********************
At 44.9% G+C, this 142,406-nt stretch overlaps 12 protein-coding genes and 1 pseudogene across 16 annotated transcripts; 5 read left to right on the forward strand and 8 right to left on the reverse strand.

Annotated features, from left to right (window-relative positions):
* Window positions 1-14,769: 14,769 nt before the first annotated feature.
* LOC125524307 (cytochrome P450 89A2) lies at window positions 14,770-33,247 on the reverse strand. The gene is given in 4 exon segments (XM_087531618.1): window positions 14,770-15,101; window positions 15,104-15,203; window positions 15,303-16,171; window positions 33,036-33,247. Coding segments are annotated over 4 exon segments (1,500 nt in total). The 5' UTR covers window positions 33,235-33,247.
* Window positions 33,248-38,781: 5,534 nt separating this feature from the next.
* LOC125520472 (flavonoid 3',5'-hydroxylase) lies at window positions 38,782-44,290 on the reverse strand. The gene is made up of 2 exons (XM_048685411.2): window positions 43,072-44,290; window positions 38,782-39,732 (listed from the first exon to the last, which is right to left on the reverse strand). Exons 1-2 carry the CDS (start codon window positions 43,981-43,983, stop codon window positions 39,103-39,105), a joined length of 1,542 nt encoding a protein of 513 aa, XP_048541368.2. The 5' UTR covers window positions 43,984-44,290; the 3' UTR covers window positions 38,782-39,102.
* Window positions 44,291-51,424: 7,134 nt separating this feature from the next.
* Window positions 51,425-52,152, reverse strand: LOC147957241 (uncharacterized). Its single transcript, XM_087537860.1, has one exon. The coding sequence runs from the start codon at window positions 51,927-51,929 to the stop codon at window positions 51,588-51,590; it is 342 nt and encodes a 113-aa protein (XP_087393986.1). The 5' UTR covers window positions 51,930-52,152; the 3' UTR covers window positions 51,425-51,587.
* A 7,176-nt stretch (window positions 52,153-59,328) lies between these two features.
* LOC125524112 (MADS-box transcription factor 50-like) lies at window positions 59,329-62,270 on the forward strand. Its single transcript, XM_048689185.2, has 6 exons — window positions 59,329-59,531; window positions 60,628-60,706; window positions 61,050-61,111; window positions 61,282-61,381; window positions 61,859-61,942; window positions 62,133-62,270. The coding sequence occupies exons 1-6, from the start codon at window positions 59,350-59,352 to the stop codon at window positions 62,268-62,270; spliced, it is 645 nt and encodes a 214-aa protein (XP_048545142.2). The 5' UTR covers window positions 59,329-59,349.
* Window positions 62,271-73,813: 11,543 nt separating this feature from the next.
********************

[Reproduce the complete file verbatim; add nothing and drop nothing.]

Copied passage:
At 44.9% G+C, this 142,406-nt stretch overlaps 12 protein-coding genes and 1 pseudogene across 16 annotated transcripts; 5 read left to right on the forward strand and 8 right to left on the reverse strand.

Annotated features, from left to right (window-relative positions):
* Window positions 1-14,769: 14,769 nt before the first annotated feature.
* LOC125524307 (cytochrome P450 89A2) lies at window positions 14,770-33,247 on the reverse strand. The gene is given in 4 exon segments (XM_087531618.1): window positions 14,770-15,101; window positions 15,104-15,203; window positions 15,303-16,171; window positions 33,036-33,247. Coding segments are annotated over 4 exon segments (1,500 nt in total). The 5' UTR covers window positions 33,235-33,247.
* Window positions 33,248-38,781: 5,534 nt separating this feature from the next.
* LOC125520472 (flavonoid 3',5'-hydroxylase) lies at window positions 38,782-44,290 on the reverse strand. The gene is made up of 2 exons (XM_048685411.2): window positions 43,072-44,290; window positions 38,782-39,732 (listed from the first exon to the last, which is right to left on the reverse strand). Exons 1-2 carry the CDS (start codon window positions 43,981-43,983, stop codon window positions 39,103-39,105), a joined length of 1,542 nt encoding a protein of 513 aa, XP_048541368.2. The 5' UTR covers window positions 43,984-44,290; the 3' UTR covers window positions 38,782-39,102.
* Window positions 44,291-51,424: 7,134 nt separating this feature from the next.
* Window positions 51,425-52,152, reverse strand: LOC147957241 (uncharacterized). Its single transcript, XM_087537860.1, has one exon. The coding sequence runs from the start codon at window positions 51,927-51,929 to the stop codon at window positions 51,588-51,590; it is 342 nt and encodes a 113-aa protein (XP_087393986.1). The 5' UTR covers window positions 51,930-52,152; the 3' UTR covers window positions 51,425-51,587.
* A 7,176-nt stretch (window positions 52,153-59,328) lies between these two features.
* LOC125524112 (MADS-box transcription factor 50-like) lies at window positions 59,329-62,270 on the forward strand. Its single transcript, XM_048689185.2, has 6 exons — window positions 59,329-59,531; window positions 60,628-60,706; window positions 61,050-61,111; window positions 61,282-61,381; window positions 61,859-61,942; window positions 62,133-62,270. The coding sequence occupies exons 1-6, from the start codon at window positions 59,350-59,352 to the stop codon at window positions 62,268-62,270; spliced, it is 645 nt and encodes a 214-aa protein (XP_048545142.2). The 5' UTR covers window positions 59,329-59,349.
* Window positions 62,271-73,813: 11,543 nt separating this feature from the next.